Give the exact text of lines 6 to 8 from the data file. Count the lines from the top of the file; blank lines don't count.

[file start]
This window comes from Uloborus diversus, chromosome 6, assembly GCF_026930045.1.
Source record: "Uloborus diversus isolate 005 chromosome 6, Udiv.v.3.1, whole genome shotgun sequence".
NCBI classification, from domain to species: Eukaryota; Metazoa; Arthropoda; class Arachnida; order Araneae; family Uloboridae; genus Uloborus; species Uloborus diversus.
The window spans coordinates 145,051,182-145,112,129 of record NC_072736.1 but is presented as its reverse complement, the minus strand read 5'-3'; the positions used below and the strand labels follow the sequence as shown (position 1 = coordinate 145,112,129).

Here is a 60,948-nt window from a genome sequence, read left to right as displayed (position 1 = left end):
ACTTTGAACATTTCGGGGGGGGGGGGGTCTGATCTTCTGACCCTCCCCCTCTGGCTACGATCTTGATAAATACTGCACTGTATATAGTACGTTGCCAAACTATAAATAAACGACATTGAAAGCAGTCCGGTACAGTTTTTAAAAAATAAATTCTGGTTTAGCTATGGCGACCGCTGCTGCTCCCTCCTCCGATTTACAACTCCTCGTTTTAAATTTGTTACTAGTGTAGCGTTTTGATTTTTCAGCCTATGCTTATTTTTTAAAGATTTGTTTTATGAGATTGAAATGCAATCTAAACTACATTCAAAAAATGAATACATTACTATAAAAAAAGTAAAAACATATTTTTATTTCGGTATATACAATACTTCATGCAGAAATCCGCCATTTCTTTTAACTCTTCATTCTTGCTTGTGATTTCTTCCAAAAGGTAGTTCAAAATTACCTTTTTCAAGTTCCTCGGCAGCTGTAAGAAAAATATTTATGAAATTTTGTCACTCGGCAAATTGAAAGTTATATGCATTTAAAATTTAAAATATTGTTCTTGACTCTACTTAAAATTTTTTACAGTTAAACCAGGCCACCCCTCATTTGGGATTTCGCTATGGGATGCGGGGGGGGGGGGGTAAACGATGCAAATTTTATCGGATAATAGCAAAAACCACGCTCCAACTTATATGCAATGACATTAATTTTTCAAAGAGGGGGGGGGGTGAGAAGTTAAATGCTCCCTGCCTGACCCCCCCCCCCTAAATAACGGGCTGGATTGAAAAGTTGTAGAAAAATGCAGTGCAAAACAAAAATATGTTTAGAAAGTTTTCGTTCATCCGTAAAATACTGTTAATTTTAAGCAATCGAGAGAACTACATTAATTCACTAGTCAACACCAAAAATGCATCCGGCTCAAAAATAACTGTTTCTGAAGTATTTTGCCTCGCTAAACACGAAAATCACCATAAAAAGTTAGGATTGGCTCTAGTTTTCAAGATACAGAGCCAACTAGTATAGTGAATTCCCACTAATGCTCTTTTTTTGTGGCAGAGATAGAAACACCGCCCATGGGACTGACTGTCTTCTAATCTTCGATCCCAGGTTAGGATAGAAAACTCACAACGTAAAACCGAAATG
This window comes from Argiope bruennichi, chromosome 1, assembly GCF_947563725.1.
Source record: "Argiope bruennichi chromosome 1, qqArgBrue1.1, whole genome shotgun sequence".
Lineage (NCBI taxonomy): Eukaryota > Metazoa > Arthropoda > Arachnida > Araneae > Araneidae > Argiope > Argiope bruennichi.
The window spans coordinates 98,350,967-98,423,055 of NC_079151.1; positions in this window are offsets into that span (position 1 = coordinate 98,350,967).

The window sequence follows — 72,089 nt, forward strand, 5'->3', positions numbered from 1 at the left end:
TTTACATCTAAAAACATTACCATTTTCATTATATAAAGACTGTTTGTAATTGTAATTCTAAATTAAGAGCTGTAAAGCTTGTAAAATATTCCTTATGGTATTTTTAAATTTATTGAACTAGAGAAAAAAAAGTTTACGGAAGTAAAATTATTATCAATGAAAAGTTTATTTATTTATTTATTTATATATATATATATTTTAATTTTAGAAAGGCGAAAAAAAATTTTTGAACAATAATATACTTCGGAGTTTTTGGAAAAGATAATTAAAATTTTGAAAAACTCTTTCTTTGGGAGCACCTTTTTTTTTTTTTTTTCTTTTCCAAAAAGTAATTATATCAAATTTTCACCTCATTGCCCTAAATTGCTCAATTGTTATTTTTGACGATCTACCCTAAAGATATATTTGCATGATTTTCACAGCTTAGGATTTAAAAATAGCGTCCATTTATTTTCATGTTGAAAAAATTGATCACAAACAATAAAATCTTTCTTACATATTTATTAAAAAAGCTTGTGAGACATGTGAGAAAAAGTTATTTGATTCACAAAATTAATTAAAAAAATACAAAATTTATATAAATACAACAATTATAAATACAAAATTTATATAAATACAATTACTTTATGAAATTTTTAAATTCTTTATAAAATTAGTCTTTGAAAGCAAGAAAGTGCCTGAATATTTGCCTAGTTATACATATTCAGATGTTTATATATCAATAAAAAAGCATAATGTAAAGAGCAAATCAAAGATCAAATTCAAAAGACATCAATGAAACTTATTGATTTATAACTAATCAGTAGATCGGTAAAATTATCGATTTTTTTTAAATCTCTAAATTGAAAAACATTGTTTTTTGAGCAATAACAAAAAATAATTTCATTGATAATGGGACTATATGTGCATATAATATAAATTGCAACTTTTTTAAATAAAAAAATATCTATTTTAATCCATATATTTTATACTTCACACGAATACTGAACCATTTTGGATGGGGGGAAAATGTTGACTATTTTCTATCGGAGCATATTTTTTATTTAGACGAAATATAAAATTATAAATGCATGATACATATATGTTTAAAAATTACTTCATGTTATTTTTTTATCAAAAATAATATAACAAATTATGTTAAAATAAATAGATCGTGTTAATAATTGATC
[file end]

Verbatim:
ACTTTGAACATTTCGGGGGGGGGGGGGTCTGATCTTCTGACCCTCCCCCTCTGGCTACGATCTTGATAAATACTGCACTGTATATAGTACGTTGCCAAACTATAAATAAACGACATTGAAAGCAGTCCGGTACAGTTTTTAAAAAATAAATTCTGGTTTAGCTATGGCGACCGCTGCTGCTCCCTCCTCCGATTTACAACTCCTCGTTTTAAATTTGTTACTAGTGTAGCGTTTTGATTTTTCAGCCTATGCTTATTTTTTAAAGATTTGTTTTATGAGATTGAAATGCAATCTAAACTACATTCAAAAAATGAATACATTACTATAAAAAAAGTAAAAACATATTTTTATTTCGGTATATACAATACTTCATGCAGAAATCCGCCATTTCTTTTAACTCTTCATTCTTGCTTGTGATTTCTTCCAAAAGGTAGTTCAAAATTACCTTTTTCAAGTTCCTCGGCAGCTGTAAGAAAAATATTTATGAAATTTTGTCACTCGGCAAATTGAAAGTTATATGCATTTAAAATTTAAAATATTGTTCTTGACTCTACTTAAAATTTTTTACAGTTAAACCAGGCCACCCCTCATTTGGGATTTCGCTATGGGATGCGGGGGGGGGGGGGTAAACGATGCAAATTTTATCGGATAATAGCAAAAACCACGCTCCAACTTATATGCAATGACATTAATTTTTCAAAGAGGGGGGGGGGTGAGAAGTTAAATGCTCCCTGCCTGACCCCCCCCCCCTAAATAACGGGCTGGATTGAAAAGTTGTAGAAAAATGCAGTGCAAAACAAAAATATGTTTAGAAAGTTTTCGTTCATCCGTAAAATACTGTTAATTTTAAGCAATCGAGAGAACTACATTAATTCACTAGTCAACACCAAAAATGCATCCGGCTCAAAAATAACTGTTTCTGAAGTATTTTGCCTCGCTAAACACGAAAATCACCATAAAAAGTTAGGATTGGCTCTAGTTTTCAAGATACAGAGCCAACTAGTATAGTGAATTCCCACTAATGCTCTTTTTTTGTGGCAGAGATAGAAACACCGCCCATGGGACTGACTGTCTTCTAATCTTCGATCCCAGGTTAGGATAGAAAACTCACAACGTAAAACCGAAATG
This window comes from Argiope bruennichi, chromosome 1, assembly GCF_947563725.1.
Source record: "Argiope bruennichi chromosome 1, qqArgBrue1.1, whole genome shotgun sequence".